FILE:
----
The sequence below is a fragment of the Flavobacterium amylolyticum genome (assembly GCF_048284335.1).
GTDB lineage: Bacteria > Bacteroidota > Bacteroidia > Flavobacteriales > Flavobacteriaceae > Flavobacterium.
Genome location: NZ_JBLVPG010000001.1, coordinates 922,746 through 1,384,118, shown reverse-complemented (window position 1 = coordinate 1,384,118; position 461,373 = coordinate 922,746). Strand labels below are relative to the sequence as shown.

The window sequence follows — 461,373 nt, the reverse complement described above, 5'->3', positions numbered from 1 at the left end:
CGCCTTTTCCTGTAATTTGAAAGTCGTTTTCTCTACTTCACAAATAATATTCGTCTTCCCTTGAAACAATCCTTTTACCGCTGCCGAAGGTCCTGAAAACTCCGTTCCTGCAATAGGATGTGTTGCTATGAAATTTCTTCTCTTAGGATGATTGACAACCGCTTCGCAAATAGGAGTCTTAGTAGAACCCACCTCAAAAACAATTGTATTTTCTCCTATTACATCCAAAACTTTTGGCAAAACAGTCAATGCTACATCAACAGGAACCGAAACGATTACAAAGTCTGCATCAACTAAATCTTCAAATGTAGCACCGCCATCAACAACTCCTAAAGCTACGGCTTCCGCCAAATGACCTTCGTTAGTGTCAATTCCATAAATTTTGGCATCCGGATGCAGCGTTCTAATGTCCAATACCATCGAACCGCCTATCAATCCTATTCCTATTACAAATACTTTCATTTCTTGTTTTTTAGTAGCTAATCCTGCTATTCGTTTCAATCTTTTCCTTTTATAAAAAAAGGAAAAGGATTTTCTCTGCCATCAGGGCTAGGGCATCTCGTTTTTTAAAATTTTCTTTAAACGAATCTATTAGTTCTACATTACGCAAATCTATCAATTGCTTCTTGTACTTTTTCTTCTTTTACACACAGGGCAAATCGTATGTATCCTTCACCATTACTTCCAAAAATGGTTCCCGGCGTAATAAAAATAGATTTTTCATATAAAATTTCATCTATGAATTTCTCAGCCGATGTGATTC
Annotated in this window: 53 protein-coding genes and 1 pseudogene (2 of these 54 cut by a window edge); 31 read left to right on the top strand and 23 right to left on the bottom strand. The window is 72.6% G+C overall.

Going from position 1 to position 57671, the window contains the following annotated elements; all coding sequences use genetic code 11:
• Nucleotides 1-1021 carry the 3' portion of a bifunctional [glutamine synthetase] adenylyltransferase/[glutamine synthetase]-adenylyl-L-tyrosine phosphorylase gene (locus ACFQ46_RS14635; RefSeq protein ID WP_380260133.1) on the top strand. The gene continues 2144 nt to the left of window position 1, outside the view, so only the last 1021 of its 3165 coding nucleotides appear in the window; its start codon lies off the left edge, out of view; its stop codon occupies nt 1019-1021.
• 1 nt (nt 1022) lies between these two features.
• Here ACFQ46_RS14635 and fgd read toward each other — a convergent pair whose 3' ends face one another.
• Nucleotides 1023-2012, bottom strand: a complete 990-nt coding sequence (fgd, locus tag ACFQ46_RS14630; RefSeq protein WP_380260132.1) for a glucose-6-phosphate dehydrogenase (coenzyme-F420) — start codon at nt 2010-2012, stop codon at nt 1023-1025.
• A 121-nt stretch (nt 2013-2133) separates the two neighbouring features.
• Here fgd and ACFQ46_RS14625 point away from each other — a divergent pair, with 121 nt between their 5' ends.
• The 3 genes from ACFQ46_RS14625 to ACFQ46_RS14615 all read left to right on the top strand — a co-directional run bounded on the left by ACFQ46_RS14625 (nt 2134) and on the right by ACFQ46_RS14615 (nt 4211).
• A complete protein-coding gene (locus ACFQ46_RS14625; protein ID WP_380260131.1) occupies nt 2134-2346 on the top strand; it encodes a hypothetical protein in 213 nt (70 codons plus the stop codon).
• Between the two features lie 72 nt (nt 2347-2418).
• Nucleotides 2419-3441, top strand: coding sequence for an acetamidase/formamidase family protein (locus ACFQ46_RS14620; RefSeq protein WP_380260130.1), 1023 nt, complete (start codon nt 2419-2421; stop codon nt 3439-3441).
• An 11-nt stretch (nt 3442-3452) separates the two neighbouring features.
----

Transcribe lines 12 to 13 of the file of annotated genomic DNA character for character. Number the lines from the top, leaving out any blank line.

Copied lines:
• A 121-nt stretch (nt 2013-2133) separates the two neighbouring features.
• Here fgd and ACFQ46_RS14625 point away from each other — a divergent pair, with 121 nt between their 5' ends.